Energy drinks: psychological effects and impact on well-being and quality of life-a literature review

Innov Clin Neurosci. 2012 Jan;9(1):25-34.


Objective: The market and degree of consumption of energy drinks have exponentially expanded while studies that assess their psychological effects and impact on quality of life remain in the early stages, albeit on the rise. This review aims to examine the literature for evidence of the psychological effects of energy drinks and their impact on the sense of well-being and quality of life.

Methods: Studies were identified through Pubmed, Medline, and PsycINFO searches from the dates of 1990 to 2011, published in English, using the keywords energy or tonic drinks, psychological effects, caffeine and cognitive functions, mood, sleep, quality of life, well-being, and mental illness. Three authors agreed independently on including 41 studies that met specific selection criteria.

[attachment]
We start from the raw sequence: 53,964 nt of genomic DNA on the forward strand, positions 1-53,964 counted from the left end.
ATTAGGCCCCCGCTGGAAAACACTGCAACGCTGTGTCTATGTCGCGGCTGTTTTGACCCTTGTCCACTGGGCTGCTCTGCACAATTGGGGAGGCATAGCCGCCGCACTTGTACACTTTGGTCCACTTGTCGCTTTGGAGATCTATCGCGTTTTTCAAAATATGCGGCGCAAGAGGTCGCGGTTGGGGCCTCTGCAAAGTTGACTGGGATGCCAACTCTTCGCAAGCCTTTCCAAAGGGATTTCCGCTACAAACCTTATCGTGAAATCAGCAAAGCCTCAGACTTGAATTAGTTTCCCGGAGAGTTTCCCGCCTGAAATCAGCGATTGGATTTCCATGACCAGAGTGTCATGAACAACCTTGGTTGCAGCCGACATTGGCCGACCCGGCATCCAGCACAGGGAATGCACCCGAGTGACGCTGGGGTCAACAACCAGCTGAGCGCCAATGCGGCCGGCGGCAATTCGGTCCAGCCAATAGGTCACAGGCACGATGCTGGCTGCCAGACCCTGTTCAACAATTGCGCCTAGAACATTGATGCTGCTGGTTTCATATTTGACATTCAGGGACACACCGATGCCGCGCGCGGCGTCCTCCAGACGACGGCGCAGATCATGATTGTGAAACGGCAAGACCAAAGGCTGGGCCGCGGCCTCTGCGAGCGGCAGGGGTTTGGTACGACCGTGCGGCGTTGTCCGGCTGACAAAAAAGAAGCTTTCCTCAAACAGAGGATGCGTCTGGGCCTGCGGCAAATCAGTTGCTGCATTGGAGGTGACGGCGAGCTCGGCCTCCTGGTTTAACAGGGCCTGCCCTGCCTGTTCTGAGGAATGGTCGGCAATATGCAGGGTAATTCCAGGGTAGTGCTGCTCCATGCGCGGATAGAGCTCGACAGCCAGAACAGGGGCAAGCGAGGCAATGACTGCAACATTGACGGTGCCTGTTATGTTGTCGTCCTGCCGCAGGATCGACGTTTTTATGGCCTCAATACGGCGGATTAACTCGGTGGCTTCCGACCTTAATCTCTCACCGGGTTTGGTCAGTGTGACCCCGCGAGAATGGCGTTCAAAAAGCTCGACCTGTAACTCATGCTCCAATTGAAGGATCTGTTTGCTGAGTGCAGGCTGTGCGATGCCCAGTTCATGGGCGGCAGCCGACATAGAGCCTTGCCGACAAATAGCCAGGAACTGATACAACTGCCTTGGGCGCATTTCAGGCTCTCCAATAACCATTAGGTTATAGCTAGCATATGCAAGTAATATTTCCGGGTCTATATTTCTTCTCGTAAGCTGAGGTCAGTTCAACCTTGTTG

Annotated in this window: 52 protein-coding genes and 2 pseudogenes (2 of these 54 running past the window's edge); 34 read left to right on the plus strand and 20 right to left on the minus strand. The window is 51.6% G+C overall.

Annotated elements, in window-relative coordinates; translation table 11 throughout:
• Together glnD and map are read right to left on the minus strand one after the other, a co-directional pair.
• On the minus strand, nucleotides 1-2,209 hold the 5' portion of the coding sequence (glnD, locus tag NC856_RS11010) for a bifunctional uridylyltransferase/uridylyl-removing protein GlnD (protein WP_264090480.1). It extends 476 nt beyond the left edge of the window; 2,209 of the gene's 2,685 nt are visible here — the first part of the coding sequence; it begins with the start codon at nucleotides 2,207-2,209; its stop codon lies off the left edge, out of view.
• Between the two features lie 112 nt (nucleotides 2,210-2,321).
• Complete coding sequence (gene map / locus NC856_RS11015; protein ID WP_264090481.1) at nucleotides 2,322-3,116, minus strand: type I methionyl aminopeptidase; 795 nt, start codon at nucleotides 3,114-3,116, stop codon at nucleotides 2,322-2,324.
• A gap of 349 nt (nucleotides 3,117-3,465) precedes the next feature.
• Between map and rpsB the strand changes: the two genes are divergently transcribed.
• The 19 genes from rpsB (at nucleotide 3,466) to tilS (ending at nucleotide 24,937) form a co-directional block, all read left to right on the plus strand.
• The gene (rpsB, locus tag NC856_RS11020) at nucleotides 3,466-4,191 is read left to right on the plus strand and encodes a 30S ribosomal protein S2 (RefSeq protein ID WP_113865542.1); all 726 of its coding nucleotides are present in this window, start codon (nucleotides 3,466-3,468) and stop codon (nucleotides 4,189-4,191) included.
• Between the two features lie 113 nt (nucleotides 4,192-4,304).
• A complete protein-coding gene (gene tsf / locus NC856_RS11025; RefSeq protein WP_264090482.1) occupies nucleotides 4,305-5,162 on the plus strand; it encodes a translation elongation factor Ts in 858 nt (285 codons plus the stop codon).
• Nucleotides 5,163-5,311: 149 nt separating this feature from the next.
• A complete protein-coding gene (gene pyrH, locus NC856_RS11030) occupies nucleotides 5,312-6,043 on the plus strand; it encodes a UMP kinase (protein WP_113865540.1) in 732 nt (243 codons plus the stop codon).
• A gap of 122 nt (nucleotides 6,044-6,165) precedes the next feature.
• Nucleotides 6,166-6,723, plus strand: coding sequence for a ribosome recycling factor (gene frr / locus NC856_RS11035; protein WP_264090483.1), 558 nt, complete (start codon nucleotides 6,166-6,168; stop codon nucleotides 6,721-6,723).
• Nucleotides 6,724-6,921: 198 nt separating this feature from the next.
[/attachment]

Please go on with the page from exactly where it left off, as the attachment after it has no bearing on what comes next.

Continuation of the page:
Results: The literature reveals that people most commonly consume energy drinks to promote wakefulness, to increase energy, and to enhance the experience of alcohol intoxication. A number of studies reveal that individuals who consume energy drinks with alcohol were more inclined to be involved in risk-taking behaviors. There was also excessive daytime sleepiness the day following energy drink consumption. Contrary to expectations, the impact of energy drinks on quality of life and well-being was equivocal.

Conclusions: Energy drinks have mixed psychological and well-being effects. There is a need to investigate the different contexts in which energy drinks are consumed and the impact on mental health, especially in the psychiatrically ill.

Keywords: Energy drinks; psychological effects; quality of life; well-being.